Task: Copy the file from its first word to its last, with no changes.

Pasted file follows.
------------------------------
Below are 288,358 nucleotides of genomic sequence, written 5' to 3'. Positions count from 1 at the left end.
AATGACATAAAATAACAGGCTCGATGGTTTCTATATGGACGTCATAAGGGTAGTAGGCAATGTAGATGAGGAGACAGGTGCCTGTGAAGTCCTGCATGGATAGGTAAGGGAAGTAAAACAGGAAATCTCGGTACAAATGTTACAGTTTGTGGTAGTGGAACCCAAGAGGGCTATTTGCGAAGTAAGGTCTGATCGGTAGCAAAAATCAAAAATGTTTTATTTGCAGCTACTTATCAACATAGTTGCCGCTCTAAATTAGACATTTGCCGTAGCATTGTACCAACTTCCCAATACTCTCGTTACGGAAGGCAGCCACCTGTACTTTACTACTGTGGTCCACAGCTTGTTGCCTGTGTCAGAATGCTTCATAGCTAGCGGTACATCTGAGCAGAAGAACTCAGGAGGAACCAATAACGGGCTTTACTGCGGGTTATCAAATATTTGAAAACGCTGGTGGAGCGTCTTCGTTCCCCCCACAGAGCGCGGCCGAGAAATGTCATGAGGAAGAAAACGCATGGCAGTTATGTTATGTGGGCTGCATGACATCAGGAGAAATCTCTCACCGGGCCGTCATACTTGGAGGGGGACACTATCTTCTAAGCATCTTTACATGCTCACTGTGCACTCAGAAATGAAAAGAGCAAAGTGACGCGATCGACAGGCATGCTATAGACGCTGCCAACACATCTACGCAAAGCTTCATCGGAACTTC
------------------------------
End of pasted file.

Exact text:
Below are 288,358 nucleotides of genomic sequence, written 5' to 3'. Positions count from 1 at the left end.
AATGACATAAAATAACAGGCTCGATGGTTTCTATATGGACGTCATAAGGGTAGTAGGCAATGTAGATGAGGAGACAGGTGCCTGTGAAGTCCTGCATGGATAGGTAAGGGAAGTAAAACAGGAAATCTCGGTACAAATGTTACAGTTTGTGGTAGTGGAACCCAAGAGGGCTATTTGCGAAGTAAGGTCTGATCGGTAGCAAAAATCAAAAATGTTTTATTTGCAGCTACTTATCAACATAGTTGCCGCTCTAAATTAGACATTTGCCGTAGCATTGTACCAACTTCCCAATACTCTCGTTACGGAAGGCAGCCACCTGTACTTTACTACTGTGGTCCACAGCTTGTTGCCTGTGTCAGAATGCTTCATAGCTAGCGGTACATCTGAGCAGAAGAACTCAGGAGGAACCAATAACGGGCTTTACTGCGGGTTATCAAATATTTGAAAACGCTGGTGGAGCGTCTTCGTTCCCCCCACAGAGCGCGGCCGAGAAATGTCATGAGGAAGAAAACGCATGGCAGTTATGTTATGTGGGCTGCATGACATCAGGAGAAATCTCTCACCGGGCCGTCATACTTGGAGGGGGACACTATCTTCTAAGCATCTTTACATGCTCACTGTGCACTCAGAAATGAAAAGAGCAAAGTGACGCGATCGACAGGCATGCTATAGACGCTGCCAACACATCTACGCAAAGCTTCATCGGAACTTC